A European Sadhak, who withheld his name
Sri Bhagavan is unique, peerless. One gracious and understanding look from him and a few sympathetic words from him had always meant oceans to the earnest seeker, to the aspiring pilgrim. And which sincere voyager has gone to him and returned empty-handed?
The intellectual quibbler might have got short shrift from him. The dry philosopher might have found in him a steel wall. The eternal doubter would have returned from him not any better. But those who have unreservedly surrendered themselves to the pursuit of truth have never failed to find in him a great guide. Sometimes the sought-for guidance would come through an answer given to somebody’s question. Sometimes it would be provided through a direct monosyllabic answer. And sometimes it would come through an actual experience.These experiences are intimate and are provided only for the personal spiritual advancement of the particular aspirant. It is, therefore, not usually considered necessary to take the world into confidence regarding such an experience. But since I have been invited to write on how Sri Bhagavan has been helping the aspirants, I venture to refer to just one experience of mine.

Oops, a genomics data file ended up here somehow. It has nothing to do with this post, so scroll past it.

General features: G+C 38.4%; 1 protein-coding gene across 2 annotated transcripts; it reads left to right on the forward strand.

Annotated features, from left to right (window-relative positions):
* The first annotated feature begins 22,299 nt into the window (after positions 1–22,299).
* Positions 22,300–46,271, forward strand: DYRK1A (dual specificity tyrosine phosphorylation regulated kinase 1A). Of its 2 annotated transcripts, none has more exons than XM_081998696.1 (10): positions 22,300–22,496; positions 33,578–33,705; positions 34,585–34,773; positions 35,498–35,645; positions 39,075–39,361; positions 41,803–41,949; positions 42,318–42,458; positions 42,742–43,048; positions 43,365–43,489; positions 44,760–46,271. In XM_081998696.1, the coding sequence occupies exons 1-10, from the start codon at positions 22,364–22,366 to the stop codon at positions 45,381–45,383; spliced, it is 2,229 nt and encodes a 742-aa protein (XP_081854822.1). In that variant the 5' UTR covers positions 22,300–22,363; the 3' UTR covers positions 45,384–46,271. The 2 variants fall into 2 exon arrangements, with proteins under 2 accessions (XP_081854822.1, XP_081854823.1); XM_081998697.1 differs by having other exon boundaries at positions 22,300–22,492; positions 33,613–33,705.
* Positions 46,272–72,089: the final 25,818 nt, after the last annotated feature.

Once I was going on the eastern side of the hill in full belief and confidence that I had unreservedly surrendered myself to Sri Bhagavan. Suddenly, I saw a leper woman walking towards me. Her face was terribly disfigured by the disease. Her nose had been completely eaten away and in its place were found two holes. The fingers on her hands had all gone. She advanced towards me, and extending the stumps of her hands asked me to give something to eat. The sight of her disgusted me, frightened me. My whole frame shuddered with terror that she might touch me. Overcome with repulsion, I hastened to move away from her.
Suddenly, I heard the voice of Sri Bhagavan coming clear and ringing from across the mountain. It said, “To surrender to me is to surrender to every one, for the Self is in every one.” Hearing this, I regained my poise and offered the leper woman the plantains that I had in my bag.
In a few minutes, I saw myself standing before not the disfigured woman but before a tall old man with white long hair and beard. The man looked like a rishi and was smiling. When the thought of prostrating before the rishi entered my mind, I saw before me the old leper woman again. I bowed, happy at heart though somewhat confused in mind and then resumed my walk up the hill. I have cited this as just one of the ways through which Sri Bhagavan teaches, guides and helps.